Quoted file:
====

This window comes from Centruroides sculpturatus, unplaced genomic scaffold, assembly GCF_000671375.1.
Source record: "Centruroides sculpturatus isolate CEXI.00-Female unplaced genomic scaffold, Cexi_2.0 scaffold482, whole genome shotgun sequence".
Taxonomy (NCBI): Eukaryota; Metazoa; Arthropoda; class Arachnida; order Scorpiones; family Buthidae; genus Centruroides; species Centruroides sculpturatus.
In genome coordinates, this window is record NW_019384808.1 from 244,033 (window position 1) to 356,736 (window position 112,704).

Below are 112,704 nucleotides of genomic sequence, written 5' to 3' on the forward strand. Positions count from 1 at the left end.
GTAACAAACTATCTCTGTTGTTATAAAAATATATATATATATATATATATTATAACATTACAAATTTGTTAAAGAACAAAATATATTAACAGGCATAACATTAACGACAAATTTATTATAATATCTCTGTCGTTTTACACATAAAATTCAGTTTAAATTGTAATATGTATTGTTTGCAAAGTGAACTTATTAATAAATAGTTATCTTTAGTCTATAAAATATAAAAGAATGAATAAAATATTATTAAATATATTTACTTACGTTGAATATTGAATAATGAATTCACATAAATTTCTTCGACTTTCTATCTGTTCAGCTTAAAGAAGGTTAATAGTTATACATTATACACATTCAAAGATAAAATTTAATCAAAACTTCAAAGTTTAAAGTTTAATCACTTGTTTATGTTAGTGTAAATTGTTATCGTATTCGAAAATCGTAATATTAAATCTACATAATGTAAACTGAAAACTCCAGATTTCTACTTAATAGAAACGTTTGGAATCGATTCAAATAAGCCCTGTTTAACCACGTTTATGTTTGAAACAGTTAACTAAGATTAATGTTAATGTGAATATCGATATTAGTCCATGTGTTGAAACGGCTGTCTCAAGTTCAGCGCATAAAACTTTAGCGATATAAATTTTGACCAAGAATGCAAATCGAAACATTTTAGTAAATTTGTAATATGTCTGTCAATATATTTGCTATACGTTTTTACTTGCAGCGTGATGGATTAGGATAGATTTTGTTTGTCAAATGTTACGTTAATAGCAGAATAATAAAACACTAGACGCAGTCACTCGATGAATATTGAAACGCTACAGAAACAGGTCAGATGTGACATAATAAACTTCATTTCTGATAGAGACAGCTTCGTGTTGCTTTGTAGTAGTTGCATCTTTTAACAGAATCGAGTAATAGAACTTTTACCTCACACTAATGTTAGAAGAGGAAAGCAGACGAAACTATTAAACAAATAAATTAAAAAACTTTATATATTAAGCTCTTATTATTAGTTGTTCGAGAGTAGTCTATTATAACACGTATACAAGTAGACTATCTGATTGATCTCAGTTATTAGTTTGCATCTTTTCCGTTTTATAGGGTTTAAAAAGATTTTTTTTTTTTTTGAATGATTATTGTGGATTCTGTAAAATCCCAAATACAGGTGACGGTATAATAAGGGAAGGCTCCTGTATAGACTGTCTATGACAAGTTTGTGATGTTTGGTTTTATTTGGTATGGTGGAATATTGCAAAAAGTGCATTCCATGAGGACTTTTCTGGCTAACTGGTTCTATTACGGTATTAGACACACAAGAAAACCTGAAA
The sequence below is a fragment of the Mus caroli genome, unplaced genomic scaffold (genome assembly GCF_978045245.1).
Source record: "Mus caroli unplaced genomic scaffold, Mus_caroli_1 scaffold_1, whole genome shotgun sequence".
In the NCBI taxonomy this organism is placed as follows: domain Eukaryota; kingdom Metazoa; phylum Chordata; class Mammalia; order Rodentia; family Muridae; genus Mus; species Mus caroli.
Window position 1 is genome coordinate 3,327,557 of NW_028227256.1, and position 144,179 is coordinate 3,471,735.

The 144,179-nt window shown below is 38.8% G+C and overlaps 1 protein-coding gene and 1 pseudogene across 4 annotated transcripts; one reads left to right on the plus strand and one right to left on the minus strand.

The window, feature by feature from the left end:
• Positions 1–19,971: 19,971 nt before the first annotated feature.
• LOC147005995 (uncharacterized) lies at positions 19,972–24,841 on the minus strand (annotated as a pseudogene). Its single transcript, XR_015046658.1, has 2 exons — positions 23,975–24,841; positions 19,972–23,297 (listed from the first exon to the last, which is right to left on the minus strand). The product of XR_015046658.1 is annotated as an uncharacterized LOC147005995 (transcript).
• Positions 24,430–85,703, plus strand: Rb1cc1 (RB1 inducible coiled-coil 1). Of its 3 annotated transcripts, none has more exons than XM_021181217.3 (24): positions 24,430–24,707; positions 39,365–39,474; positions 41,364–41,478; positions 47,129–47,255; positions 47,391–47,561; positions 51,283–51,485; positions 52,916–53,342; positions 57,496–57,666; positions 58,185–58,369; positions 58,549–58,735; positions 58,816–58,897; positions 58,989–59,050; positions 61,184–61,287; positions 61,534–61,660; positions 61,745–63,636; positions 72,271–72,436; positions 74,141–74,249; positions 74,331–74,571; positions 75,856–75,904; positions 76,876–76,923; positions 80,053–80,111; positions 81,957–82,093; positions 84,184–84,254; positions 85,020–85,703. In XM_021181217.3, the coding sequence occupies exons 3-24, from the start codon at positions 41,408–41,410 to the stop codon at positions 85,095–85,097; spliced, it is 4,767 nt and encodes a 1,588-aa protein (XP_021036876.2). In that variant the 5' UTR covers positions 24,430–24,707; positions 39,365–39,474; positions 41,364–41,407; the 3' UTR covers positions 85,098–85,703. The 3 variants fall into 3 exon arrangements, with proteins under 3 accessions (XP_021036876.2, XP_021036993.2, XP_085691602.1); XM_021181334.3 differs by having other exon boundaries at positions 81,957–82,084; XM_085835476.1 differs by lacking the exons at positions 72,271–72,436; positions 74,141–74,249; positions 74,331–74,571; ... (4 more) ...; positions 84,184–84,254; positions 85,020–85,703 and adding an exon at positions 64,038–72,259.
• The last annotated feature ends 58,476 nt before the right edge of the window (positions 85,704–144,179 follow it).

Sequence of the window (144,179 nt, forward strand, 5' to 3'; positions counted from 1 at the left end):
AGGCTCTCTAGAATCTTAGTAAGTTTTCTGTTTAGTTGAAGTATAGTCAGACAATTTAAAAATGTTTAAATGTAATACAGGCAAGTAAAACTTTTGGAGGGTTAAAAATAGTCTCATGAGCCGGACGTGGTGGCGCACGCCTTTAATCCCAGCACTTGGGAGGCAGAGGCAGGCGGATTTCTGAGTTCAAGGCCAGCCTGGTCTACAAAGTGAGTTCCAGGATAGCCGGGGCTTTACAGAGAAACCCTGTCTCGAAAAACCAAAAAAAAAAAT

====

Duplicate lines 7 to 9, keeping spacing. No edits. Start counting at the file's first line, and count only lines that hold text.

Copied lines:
The sequence below is a fragment of the Mus caroli genome, unplaced genomic scaffold (genome assembly GCF_978045245.1).
Source record: "Mus caroli unplaced genomic scaffold, Mus_caroli_1 scaffold_1, whole genome shotgun sequence".
In the NCBI taxonomy this organism is placed as follows: domain Eukaryota; kingdom Metazoa; phylum Chordata; class Mammalia; order Rodentia; family Muridae; genus Mus; species Mus caroli.